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For Better Computing, Liberate CPUs From Garbage Collection


Standard CPUs perform some aspects of "garbage collection."

A team of University of California, Berkeley researchers have devised a compact accelerator that can relieve a central processing unit from needing to identify and delete redundant or irrelevant data from apps to conserve memory.

Credit: Ivan Kuznetsov

Among other things, central processing units (CPUs) manage a "garbage collection" process of identifying and deleting redundant or irrelevant data from apps so computers have more memory available, taking up 10% or more of the total time a CPU spends on an app.

Former University of California, Berkeley researcher Martin Maas and colleagues have engineered a compact accelerator to relieve the CPU of this garbage collection task.

The accelerator, which can be added to the CPU, runs on a small amount of chip area and power, and can handle garbage collection more efficiently by performing a larger number of memory operations concurrently.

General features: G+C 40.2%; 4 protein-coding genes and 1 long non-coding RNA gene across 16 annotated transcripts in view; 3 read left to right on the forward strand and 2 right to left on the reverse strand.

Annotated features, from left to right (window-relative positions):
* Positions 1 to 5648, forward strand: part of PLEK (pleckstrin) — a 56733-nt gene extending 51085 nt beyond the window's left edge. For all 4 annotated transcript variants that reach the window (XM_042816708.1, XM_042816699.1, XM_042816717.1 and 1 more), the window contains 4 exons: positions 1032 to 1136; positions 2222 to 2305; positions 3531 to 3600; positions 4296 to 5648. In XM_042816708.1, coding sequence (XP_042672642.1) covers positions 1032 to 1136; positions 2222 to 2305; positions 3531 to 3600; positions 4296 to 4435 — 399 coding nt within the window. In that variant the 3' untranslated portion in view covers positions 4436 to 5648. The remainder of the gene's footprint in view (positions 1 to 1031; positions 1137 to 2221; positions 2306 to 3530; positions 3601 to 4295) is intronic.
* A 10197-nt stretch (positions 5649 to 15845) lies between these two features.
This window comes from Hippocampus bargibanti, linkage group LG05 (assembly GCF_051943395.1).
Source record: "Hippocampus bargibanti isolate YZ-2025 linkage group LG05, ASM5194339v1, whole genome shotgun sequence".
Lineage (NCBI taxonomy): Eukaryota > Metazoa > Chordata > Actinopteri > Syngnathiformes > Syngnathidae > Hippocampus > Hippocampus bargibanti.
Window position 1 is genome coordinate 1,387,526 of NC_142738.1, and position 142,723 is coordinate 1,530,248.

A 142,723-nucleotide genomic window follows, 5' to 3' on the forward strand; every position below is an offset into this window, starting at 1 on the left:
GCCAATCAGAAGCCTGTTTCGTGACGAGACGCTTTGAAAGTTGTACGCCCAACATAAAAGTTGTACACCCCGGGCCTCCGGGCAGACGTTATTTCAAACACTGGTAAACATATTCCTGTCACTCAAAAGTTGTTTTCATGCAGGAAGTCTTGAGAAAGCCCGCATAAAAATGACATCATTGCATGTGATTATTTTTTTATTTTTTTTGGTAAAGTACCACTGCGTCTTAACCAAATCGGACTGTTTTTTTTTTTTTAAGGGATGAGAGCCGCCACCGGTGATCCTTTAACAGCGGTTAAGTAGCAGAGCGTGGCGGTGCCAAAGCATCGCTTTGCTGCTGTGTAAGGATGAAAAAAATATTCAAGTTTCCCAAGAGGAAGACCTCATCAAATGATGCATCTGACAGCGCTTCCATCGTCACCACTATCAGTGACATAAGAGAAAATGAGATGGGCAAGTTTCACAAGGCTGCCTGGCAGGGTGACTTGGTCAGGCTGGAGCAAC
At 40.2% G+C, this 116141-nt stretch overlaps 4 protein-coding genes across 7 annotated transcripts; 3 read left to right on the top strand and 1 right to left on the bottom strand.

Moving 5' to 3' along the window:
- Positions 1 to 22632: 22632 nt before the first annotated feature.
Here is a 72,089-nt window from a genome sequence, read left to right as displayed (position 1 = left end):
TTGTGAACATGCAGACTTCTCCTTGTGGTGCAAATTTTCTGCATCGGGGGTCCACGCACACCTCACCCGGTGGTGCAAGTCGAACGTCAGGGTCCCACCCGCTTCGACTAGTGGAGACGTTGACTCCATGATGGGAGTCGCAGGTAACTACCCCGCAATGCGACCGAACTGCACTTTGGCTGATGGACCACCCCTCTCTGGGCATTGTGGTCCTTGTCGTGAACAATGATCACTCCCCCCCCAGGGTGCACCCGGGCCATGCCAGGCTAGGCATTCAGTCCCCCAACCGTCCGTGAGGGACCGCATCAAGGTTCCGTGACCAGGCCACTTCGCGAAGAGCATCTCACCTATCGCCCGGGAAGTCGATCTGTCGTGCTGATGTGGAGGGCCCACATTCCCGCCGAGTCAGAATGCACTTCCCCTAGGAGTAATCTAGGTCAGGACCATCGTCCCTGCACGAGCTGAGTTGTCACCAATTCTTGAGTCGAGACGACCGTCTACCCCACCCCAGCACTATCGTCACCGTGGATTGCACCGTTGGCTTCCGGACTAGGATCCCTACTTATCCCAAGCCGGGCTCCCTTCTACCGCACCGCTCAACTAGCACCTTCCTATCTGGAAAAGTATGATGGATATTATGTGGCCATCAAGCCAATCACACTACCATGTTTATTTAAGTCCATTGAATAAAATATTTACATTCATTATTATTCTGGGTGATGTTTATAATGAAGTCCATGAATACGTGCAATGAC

The device far outperformed a CPU core, and cut the amount of power needed for garbage collection by 15%.

Maas said, "This means that you could build a system where the software does not have to worry about garbage collection at all and just keeps using the available memory."

From IEEE Spectrum
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Abstracts Copyright © 2019 SmithBucklin, Washington, DC, USA


 

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